Good news! The Arizona Sports and Tourism Authority is still making its payments on time to pay off the Arizona Cardinals‘ stadium! Less good news: Because tourist tax revenues have been lower than expected, the authority is doing so by skimping on everything else it was supposed to be spending money on.
The authority overseeing University of Phoenix Stadium made its debt payments on the building over the past four years but was nearly $48 million short in meeting its voter-approved obligations for tourism promotion, Cactus League ballparks, youth sports and its own operations…
By its own projections, the authority is facing a $34 million shortfall for those categories over the next five years.
Okay, I know, boo-hoo, Maricopa County (which includes both Phoenix and Glendale, where the stadium is actually located) is having to spend less money convincing you to take a vacation in the desert. (Youth sports spending is arguably more of a loss, unless you work at a Maricopa tourism board, I suppose.) The point here is that when voters approved hikes in hotel and rental-car taxes in 2000, they were told it wasn’t going to just fund an NFL stadium — but it turns out that’s mostly what it’s done, since the stadium construction bonds are first in line for being paid off.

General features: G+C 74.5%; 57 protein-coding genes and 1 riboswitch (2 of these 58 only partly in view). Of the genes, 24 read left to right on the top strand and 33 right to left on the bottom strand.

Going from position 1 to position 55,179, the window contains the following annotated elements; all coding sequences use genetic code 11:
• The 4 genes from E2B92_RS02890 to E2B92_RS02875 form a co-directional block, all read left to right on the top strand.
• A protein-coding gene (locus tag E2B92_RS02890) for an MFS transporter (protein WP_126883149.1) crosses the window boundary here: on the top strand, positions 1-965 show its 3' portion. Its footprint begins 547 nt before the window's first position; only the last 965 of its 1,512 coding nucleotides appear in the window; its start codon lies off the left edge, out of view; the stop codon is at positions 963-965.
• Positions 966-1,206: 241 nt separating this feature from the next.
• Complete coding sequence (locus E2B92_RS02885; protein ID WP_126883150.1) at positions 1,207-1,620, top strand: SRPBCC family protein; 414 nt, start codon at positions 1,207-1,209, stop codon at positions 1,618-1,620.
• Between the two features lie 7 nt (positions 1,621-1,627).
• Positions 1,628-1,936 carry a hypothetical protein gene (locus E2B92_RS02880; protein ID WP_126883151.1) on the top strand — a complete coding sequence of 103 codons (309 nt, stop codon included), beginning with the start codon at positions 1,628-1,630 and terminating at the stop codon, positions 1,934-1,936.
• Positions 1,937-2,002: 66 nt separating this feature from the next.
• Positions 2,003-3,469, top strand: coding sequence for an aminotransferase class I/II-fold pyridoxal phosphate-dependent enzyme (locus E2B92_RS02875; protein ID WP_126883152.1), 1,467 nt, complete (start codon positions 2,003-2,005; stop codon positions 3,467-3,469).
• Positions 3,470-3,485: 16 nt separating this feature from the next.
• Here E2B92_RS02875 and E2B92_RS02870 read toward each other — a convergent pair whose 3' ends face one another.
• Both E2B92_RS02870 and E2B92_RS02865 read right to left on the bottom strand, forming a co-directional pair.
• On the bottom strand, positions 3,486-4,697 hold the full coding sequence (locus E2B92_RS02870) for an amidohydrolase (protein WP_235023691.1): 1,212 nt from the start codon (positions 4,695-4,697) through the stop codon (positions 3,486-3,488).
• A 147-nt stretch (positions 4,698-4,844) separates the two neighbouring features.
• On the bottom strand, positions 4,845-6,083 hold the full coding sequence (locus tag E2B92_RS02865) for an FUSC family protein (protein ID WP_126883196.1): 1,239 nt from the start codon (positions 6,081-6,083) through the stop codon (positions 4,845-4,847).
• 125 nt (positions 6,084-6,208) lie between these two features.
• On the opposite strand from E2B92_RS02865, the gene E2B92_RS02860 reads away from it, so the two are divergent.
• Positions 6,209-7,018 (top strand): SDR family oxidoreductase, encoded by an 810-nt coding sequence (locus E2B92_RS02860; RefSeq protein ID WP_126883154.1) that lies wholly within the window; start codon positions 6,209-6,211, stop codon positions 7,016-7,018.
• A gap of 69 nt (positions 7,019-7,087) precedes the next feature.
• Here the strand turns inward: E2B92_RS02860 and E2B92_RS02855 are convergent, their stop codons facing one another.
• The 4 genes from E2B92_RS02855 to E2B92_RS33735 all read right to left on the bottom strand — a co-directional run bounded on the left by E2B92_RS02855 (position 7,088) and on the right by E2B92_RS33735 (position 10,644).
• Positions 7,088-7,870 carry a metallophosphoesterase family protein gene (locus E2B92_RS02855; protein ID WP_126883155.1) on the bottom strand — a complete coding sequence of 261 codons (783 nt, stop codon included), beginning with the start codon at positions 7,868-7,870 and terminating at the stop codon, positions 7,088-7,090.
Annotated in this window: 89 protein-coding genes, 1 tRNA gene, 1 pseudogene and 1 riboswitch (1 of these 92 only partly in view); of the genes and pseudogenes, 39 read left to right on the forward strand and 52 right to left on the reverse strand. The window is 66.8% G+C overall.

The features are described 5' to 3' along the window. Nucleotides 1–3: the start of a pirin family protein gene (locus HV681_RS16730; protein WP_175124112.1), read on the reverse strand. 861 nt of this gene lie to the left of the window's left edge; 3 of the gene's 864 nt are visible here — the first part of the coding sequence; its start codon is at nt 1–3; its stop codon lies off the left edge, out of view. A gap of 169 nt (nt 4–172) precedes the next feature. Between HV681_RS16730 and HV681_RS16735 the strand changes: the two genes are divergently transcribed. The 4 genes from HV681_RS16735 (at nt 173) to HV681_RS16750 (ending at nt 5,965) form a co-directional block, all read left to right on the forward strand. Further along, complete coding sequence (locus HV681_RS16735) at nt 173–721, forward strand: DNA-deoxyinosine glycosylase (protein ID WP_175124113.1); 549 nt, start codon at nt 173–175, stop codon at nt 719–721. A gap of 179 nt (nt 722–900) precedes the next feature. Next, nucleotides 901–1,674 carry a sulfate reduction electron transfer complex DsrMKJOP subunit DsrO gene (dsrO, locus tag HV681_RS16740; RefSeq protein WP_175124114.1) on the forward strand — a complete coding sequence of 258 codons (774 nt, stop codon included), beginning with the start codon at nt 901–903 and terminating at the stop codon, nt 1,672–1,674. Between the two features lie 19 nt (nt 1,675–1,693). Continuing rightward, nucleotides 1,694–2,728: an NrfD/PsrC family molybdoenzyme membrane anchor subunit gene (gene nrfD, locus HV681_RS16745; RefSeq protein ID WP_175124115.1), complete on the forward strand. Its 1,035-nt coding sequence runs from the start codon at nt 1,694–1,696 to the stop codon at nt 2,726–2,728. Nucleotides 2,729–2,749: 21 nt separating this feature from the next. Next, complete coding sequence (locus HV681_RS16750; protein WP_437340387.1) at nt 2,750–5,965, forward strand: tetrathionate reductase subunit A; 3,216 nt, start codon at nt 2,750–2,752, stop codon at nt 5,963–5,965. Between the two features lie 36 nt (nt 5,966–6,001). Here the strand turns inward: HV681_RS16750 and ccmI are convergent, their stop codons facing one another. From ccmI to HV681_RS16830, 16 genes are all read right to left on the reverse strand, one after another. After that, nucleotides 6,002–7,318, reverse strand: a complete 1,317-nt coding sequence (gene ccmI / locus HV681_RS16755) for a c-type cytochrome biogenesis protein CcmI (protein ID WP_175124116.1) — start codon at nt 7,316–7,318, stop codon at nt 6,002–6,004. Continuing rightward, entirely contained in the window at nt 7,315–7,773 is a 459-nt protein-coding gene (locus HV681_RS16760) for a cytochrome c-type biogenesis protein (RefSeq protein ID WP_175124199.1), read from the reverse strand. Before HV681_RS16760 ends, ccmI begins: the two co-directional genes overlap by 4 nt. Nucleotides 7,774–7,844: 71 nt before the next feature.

And while the stadium authority figures out how to cut corners to make up that $7 million a year shortfall, it could soon be facing a far bigger hole, via that court ruling from last year that declared the car-rental tax to be in violation of the state constitution, since it wasn’t going to pay for anything highway-related. There’s still a year or two worth of appeals to be waited out, but if that other shoe drops, suddenly Maricopa County is going to be faced with either finding money to fill another $10 million or so in shortfall, or defaulting on the stadium bonds, neither of which is very appetizing.
At least the Cardinals’ lease runs through 2036, so it’ll probably be another decade or so before the team owners start demanding a new stadium to replace the one that the county is already having trouble paying for. And at least it’s still working out better than Glendale’s deal for the Coyotes, kinda.